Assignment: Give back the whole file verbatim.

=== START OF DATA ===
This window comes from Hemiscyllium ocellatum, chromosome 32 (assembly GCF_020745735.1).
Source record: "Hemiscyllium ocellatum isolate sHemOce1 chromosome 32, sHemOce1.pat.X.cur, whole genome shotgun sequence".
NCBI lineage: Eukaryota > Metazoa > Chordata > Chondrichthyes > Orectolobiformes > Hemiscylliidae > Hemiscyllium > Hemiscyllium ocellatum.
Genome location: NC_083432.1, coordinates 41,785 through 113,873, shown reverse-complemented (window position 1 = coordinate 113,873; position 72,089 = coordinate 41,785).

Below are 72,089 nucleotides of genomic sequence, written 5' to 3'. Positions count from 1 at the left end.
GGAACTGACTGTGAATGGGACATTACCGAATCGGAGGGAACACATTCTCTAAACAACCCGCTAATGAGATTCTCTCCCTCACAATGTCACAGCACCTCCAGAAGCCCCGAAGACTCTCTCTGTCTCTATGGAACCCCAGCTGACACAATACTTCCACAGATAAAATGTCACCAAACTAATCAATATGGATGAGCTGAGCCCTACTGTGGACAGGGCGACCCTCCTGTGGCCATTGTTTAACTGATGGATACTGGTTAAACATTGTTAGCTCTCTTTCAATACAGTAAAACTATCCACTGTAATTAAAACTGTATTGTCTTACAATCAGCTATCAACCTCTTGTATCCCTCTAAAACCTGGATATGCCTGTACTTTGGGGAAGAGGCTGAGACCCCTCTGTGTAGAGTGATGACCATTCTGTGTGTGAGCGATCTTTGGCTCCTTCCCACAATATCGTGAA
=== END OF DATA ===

This window comes from Hemiscyllium ocellatum, chromosome 32 (assembly GCF_020745735.1).
Source record: "Hemiscyllium ocellatum isolate sHemOce1 chromosome 32, sHemOce1.pat.X.cur, whole genome shotgun sequence".
NCBI lineage: Eukaryota > Metazoa > Chordata > Chondrichthyes > Orectolobiformes > Hemiscylliidae > Hemiscyllium > Hemiscyllium ocellatum.
Genome location: NC_083432.1, coordinates 41,785 through 113,873, shown reverse-complemented (window position 1 = coordinate 113,873; position 72,089 = coordinate 41,785).

Below are 72,089 nucleotides of genomic sequence, written 5' to 3'. Positions count from 1 at the left end.
GGAACTGACTGTGAATGGGACATTACCGAATCGGAGGGAACACATTCTCTAAACAACCCGCTAATGAGATTCTCTCCCTCACAATGTCACAGCACCTCCAGAAGCCCCGAAGACTCTCTCTGTCTCTATGGAACCCCAGCTGACACAATACTTCCACAGATAAAATGTCACCAAACTAATCAATATGGATGAGCTGAGCCCTACTGTGGACAGGGCGACCCTCCTGTGGCCATTGTTTAACTGATGGATACTGGTTAAACATTGTTAGCTCTCTTTCAATACAGTAAAACTATCCACTGTAATTAAAACTGTATTGTCTTACAATCAGCTATCAACCTCTTGTATCCCTCTAAAACCTGGATATGCCTGTACTTTGGGGAAGAGGCTGAGACCCCTCTGTGTAGAGTGATGACCATTCTGTGTGTGAGCGATCTTTGGCTCCTTCCCACAATATCGTGAA